fergus 5:21 PM  

(Pardon the minor typos in last post -- if I'm pontificating I ought not have any punctuation errors.)

Anonymous 5:40 PM  

Great write up for a monster puzzle. When I started this I would have bet $20 that I would be googling. Lots of staring followed by short bursts of activity. Somehow things just kept falling. I was suprised at remembering WEBELOS, FATHA, and SALEMSLOT. MY "its OK to ask my wife" rule helped with TITO and ESME. This one, for me, was right on the edge of difficult but doable.

Anonymous 5:45 PM  

BTW for me the reason FATHA was the only answer for 48A was because the clue used Armstrong' nickname Satchmo.

Anonymous 6:29 PM  

I had Felix THE CAT too. I like it better than TOM CAT. I wasn't on this puzzle's wavelength at all today. Probably the heat and humidity has fried my brain. I had no patience for it, preferring to read the blog for my fun than make the effort to solve the puzzle. And in my world, SORREL is an herb, not a color.

Anonymous 6:30 PM  

P.S. green mantis, I can only imagine the circumstances under which you ended up a patron in a movie theatre at two weeks old ... lol.

Anonymous 6:32 PM  

Today was a tough one for me. And after feeling so good yesterday. *Sigh*

Jae, you know what? Good point about FATHA and I love your "it's OK to ask my wife" rule. That's cute!

Here all I have is the kitty and he's not much help. Maybe I need to get a wife : ) Sandy helps Rex occasionally too. hmmmm

Anonymous 7:37 PM  

fergus -- i stared at your "snobbish and humiliated" phrase for a full minute. I decided it should be the adult version of "dazed and confused". I really like it. Then I started wondering how snobbish merited its second "b". I think I don't pronounce it. The Free Dictionary (first google hit) shows the second "b" in the second syllable but not pronounced. So what is it doing there?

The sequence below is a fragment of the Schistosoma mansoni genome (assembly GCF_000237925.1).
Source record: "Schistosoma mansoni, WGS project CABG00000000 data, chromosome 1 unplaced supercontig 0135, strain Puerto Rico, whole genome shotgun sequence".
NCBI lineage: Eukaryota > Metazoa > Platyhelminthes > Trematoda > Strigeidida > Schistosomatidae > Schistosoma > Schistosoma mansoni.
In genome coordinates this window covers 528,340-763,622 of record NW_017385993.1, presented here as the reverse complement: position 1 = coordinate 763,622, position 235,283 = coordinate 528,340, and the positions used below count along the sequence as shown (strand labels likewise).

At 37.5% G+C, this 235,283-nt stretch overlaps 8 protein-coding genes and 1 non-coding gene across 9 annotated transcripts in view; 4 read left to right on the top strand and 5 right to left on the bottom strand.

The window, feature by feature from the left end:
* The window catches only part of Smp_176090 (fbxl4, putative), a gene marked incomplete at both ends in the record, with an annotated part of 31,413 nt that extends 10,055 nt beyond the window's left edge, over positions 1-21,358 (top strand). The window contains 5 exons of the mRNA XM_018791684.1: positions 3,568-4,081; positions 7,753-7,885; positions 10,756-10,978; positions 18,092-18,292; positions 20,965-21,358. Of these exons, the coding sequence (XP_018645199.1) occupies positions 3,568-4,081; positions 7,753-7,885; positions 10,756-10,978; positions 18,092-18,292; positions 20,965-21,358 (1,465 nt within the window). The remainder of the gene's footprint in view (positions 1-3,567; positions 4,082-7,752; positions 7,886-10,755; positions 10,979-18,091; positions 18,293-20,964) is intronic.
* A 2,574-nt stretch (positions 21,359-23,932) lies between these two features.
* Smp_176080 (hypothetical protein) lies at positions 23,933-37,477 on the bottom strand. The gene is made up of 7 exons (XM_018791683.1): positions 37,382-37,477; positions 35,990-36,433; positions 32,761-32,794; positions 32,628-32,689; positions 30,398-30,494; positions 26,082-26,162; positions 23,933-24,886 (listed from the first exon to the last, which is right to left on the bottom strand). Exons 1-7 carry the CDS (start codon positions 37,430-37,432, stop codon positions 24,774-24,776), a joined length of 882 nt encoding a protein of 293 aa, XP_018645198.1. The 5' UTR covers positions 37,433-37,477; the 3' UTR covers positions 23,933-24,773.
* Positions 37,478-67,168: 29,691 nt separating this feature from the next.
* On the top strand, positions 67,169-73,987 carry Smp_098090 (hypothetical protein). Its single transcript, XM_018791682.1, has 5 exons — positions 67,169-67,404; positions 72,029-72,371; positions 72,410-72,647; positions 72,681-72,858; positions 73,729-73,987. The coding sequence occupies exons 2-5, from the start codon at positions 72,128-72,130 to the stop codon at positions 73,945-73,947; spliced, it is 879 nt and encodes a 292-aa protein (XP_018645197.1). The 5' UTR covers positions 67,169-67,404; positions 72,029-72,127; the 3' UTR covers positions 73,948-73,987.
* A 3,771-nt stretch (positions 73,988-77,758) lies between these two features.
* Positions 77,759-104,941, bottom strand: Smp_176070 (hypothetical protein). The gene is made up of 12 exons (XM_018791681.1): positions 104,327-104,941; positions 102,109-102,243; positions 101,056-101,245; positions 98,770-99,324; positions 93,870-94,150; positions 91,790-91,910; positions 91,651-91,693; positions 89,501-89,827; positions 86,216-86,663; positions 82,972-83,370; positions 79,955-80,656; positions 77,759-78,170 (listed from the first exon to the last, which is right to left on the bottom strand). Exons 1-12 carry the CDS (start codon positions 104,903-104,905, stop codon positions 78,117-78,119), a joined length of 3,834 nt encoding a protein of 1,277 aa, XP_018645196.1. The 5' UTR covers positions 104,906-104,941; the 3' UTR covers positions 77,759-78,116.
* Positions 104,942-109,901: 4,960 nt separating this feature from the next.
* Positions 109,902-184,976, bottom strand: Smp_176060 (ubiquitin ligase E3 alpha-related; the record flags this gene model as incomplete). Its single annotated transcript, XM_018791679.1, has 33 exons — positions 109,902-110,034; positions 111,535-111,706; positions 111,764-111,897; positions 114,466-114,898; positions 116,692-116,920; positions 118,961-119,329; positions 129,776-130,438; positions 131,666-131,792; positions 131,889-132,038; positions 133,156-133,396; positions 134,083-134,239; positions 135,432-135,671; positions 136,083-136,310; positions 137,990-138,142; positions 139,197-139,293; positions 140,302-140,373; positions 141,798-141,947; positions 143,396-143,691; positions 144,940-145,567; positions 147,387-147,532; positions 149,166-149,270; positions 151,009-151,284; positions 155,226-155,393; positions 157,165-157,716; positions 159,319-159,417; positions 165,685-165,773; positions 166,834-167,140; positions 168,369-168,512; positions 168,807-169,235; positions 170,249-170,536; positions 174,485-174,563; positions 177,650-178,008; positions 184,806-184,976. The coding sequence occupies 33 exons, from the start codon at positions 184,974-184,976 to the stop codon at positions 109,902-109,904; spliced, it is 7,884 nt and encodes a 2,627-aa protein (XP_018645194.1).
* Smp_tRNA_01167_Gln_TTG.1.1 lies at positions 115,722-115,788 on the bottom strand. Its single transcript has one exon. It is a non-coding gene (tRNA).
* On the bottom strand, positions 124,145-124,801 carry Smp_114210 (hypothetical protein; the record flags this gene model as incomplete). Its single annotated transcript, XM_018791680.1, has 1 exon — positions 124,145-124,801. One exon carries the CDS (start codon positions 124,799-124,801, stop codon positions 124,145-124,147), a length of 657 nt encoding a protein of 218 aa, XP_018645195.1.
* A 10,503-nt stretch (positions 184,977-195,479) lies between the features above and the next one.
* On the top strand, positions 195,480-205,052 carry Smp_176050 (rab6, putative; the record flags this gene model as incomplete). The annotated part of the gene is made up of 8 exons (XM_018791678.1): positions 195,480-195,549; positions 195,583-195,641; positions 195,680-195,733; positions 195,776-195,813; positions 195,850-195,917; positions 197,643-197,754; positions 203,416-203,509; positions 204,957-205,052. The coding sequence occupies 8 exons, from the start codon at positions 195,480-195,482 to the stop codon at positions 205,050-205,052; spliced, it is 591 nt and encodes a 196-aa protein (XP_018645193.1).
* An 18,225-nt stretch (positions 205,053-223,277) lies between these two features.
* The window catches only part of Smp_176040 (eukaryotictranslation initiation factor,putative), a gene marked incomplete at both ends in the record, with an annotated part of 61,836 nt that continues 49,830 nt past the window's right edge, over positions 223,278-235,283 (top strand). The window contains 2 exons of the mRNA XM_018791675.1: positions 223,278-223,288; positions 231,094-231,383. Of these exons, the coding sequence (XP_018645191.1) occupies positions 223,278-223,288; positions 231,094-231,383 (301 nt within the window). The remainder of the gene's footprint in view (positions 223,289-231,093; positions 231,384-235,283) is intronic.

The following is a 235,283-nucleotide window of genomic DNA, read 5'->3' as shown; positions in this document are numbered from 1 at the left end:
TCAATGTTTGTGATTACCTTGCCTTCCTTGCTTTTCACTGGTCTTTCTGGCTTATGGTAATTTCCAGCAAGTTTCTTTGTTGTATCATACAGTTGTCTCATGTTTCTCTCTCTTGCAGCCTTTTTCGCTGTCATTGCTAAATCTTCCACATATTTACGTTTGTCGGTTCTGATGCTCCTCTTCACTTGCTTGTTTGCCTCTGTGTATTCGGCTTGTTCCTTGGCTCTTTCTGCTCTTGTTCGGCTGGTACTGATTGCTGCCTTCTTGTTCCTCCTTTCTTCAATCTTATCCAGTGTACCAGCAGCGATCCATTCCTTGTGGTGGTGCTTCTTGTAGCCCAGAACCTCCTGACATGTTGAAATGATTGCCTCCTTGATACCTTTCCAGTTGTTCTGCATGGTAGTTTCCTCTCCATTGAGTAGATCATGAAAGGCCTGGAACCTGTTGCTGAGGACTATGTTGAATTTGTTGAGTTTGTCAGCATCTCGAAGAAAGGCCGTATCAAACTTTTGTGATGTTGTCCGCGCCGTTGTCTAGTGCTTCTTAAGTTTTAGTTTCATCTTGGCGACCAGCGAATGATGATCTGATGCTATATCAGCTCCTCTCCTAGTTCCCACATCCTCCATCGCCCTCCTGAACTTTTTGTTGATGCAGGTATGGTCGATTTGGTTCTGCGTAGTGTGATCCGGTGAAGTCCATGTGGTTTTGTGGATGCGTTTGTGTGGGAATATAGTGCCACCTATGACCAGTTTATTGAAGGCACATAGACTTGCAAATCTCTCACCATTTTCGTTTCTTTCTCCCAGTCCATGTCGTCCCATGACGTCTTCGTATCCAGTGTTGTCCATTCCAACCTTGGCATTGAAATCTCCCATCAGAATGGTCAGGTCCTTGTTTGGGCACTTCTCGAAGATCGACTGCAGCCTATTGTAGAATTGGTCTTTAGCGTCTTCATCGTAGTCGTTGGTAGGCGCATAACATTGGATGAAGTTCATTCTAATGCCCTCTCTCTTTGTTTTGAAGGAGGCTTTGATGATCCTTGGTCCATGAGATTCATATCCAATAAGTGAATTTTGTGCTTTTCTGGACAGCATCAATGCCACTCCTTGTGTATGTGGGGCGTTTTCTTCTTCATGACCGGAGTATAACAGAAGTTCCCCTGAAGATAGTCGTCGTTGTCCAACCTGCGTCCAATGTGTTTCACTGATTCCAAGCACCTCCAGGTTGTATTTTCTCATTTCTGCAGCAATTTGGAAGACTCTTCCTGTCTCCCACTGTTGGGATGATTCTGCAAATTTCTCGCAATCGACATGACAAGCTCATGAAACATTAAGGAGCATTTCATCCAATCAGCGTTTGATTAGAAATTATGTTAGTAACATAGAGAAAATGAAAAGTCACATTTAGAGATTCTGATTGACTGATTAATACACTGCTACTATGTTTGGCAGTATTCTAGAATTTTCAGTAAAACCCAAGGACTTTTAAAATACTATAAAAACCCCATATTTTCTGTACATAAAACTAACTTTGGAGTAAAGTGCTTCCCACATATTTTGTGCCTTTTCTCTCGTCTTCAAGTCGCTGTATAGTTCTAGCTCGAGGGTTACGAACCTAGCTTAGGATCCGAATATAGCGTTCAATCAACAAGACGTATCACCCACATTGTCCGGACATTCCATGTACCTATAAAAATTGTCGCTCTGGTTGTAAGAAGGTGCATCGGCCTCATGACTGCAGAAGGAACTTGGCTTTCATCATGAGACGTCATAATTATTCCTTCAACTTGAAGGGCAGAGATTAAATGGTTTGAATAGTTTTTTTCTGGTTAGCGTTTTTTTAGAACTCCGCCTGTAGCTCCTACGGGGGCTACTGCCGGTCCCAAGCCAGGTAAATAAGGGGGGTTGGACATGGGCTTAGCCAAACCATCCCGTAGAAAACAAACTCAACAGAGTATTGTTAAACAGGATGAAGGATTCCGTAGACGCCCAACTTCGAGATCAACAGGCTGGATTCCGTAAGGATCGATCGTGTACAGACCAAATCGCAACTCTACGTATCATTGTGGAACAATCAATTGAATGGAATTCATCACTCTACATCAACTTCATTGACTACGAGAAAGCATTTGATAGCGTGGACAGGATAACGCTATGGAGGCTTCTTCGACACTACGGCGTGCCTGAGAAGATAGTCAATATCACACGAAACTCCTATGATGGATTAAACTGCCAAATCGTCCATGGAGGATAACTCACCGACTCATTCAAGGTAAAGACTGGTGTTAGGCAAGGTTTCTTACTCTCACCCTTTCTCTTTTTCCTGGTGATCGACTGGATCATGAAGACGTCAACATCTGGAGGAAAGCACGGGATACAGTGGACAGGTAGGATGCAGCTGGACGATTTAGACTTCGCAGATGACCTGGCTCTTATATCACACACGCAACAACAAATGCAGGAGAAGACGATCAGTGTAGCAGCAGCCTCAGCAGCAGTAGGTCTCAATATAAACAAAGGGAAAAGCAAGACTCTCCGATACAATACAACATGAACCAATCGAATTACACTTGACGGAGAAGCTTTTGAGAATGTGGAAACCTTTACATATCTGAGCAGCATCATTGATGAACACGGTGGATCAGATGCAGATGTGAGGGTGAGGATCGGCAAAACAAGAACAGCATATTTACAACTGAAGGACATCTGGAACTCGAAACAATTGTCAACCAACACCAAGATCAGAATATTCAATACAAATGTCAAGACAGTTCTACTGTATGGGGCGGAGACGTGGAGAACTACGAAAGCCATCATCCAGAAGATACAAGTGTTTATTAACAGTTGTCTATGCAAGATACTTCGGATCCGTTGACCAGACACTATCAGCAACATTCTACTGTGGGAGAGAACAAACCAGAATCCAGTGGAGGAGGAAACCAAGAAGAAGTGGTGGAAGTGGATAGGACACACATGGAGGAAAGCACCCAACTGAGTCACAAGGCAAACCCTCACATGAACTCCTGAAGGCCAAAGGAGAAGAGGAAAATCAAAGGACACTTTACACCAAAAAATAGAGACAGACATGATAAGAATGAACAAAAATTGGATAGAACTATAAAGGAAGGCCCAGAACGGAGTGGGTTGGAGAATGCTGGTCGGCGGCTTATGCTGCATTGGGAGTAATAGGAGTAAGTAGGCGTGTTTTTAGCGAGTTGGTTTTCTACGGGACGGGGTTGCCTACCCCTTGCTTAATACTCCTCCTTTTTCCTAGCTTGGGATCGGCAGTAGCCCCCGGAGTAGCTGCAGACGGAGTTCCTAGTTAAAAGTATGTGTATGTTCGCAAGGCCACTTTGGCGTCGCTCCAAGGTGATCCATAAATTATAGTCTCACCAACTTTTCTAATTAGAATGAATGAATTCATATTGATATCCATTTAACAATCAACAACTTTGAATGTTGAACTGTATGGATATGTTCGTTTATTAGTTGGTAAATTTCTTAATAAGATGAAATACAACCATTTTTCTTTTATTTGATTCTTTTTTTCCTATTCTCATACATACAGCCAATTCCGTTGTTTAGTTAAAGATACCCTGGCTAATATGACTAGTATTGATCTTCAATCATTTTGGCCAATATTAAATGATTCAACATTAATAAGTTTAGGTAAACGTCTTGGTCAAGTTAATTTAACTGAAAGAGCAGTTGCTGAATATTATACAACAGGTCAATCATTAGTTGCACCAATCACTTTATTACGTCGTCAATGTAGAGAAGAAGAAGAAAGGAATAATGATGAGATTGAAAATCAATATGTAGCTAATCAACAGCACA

A year ago I met some friends at the Buckeye Roadhouse in Mill Valley for dinner. Flying down to CA, I got to wondering why bingo only has the one "g", since the word is often pronounced with two "g"s. I was explaining this to table mates when the garcon suggeted the "Oysters Bingo" appetizer. Sure enough, bing-go.

As far as today's puzzle goes, I should have played bingo instead.

Linda G 7:46 PM  

Wendy, I'm with you on Felix (THE CAT) and SORREL.

This makes two consecutive puzzles that sent me to Google. I was not happy.

fergus 9:13 PM  

Reflecting upon Felix as a TOM CAT reminded me why I thought the clues lacked elegance in some cases today. Yes, Felix is a TOM but his gender is not the significant feature of his nature. TOP CAT would have captured Felix much better for his smugness.

I registered complaints already (albeit with my internal proofreader out to lunch), but I have to recognize that there is a multitude of interpretations about what comprises cleverly penetrating and allusive clues to American culture.

Kamasartre: I was making a little reference to Joseph Epstein's book about snobbery (2002), because that was a key point he made. And who the hell knows about spelling? I've got American, English and Canadian versions going on -- so I just submit to spell-checks tailored to the country I'm in, or if I'm feeling contentious, just write in the version I think is right. So seventeenth century ...

Anonymous 10:47 PM  


I used to teach English a lot of years ago.

We double the final consonant of a word before we add -ed, -ing, and other endings to show that the vowel has a short sound.

Copping a plea BUT coping with Saturday puzzlies

We only double a consonant if a word ends in one vowel followed by one consonant.

Did your eyes glaze over yet?

I'm on this web site at this hour because the puzzle was brutal.

Anonymous 11:10 PM  

Thank you Sue,

Eyes appropriately glazed. Must reread Lederer's "Crazy English". I agreee about "brutal". What about "bingo"?

Anonymous 11:44 PM  

Sue - Italian doubling rules are so simple: If you hold the consonant sound more than a quick beat, you double it and pronouce it doubly long. Would that English rules (any version) would be so easy.

Anonymous 6:52 PM  

Will this comment be read? (I'm writing it Monday evening.)

I finished the Saturday puzzle, as I often do, but that doesn't mean I've nothing to criticize.

The song is "Deck the Hall", not "Halls". An olde tyme manor house had a big hall where everyone partied and some of the peons even slept there. Although no one seems to get the title of this song right anymore, that doesn't mean the title has changed. An error, even an error in common usage, is still an error, forever. The majority does not rule.

I knew Webelos and Lori Lemaris, but there's no excuse in the world for requiring all Saturday Times fans to know such obscure facts. Lori, at least, should have been clued more easily.